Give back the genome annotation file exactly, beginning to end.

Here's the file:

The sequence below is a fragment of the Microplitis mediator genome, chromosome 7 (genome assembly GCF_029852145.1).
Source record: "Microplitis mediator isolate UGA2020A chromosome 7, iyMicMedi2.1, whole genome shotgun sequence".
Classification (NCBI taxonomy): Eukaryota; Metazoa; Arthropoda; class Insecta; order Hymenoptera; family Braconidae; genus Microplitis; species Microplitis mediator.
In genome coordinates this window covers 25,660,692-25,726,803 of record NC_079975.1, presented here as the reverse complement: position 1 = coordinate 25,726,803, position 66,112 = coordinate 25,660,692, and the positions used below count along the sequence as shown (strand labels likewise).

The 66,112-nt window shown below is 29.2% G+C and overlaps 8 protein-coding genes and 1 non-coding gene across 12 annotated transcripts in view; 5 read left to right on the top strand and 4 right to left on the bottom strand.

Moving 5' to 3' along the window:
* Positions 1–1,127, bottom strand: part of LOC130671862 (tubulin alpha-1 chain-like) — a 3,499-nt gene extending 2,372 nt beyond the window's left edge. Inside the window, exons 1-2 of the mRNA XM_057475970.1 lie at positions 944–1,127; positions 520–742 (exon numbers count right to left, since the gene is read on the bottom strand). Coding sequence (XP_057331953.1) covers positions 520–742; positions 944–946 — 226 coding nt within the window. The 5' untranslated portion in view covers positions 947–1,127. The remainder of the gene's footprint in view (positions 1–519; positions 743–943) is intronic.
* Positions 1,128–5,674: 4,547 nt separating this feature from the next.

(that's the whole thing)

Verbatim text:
The sequence below is a fragment of the Microplitis mediator genome, chromosome 7 (genome assembly GCF_029852145.1).
Source record: "Microplitis mediator isolate UGA2020A chromosome 7, iyMicMedi2.1, whole genome shotgun sequence".
Classification (NCBI taxonomy): Eukaryota; Metazoa; Arthropoda; class Insecta; order Hymenoptera; family Braconidae; genus Microplitis; species Microplitis mediator.
In genome coordinates this window covers 25,660,692-25,726,803 of record NC_079975.1, presented here as the reverse complement: position 1 = coordinate 25,726,803, position 66,112 = coordinate 25,660,692, and the positions used below count along the sequence as shown (strand labels likewise).

The 66,112-nt window shown below is 29.2% G+C and overlaps 8 protein-coding genes and 1 non-coding gene across 12 annotated transcripts in view; 5 read left to right on the top strand and 4 right to left on the bottom strand.

Moving 5' to 3' along the window:
* Positions 1–1,127, bottom strand: part of LOC130671862 (tubulin alpha-1 chain-like) — a 3,499-nt gene extending 2,372 nt beyond the window's left edge. Inside the window, exons 1-2 of the mRNA XM_057475970.1 lie at positions 944–1,127; positions 520–742 (exon numbers count right to left, since the gene is read on the bottom strand). Coding sequence (XP_057331953.1) covers positions 520–742; positions 944–946 — 226 coding nt within the window. The 5' untranslated portion in view covers positions 947–1,127. The remainder of the gene's footprint in view (positions 1–519; positions 743–943) is intronic.
* Positions 1,128–5,674: 4,547 nt separating this feature from the next.